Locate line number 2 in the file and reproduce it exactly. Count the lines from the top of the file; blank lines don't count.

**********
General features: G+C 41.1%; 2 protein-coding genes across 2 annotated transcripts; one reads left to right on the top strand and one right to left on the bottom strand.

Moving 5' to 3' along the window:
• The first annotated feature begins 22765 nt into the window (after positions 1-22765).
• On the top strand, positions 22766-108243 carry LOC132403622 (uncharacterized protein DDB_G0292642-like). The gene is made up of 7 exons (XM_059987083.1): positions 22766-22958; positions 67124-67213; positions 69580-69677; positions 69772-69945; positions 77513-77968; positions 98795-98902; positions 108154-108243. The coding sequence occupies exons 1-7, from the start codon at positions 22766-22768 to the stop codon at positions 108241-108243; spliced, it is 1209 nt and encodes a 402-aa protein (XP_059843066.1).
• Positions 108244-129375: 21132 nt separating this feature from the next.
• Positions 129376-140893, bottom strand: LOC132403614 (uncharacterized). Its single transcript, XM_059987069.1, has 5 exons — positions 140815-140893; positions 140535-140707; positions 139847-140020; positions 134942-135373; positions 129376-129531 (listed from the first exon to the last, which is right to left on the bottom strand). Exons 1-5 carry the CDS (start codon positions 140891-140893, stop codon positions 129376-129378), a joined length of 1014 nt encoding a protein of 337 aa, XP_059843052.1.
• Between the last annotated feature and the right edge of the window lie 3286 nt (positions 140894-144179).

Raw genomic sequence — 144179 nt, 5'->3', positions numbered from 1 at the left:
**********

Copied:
Moving 5' to 3' along the window: